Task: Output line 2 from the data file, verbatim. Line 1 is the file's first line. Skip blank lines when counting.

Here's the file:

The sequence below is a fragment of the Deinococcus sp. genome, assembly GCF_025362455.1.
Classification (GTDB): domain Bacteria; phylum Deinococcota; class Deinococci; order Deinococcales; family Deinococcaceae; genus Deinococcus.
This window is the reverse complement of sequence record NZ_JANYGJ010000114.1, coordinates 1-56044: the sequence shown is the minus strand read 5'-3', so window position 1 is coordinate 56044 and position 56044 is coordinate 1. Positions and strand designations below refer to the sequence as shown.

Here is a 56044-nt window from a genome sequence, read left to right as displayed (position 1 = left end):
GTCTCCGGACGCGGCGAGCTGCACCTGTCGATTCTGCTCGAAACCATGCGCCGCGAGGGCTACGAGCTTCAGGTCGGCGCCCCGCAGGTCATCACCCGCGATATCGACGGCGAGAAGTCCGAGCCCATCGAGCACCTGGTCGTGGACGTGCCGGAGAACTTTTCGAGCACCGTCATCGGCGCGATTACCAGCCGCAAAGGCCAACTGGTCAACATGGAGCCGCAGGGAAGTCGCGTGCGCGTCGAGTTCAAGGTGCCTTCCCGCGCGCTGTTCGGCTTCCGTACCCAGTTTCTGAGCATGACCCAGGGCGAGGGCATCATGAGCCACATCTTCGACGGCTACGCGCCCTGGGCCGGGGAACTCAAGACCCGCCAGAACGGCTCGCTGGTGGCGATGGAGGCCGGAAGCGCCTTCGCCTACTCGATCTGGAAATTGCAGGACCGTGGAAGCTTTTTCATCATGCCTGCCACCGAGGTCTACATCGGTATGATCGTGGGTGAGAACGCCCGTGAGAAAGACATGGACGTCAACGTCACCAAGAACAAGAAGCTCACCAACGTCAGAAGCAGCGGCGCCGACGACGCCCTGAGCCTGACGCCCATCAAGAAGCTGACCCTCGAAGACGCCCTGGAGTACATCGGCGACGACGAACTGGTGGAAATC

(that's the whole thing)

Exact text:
Classification (GTDB): domain Bacteria; phylum Deinococcota; class Deinococci; order Deinococcales; family Deinococcaceae; genus Deinococcus.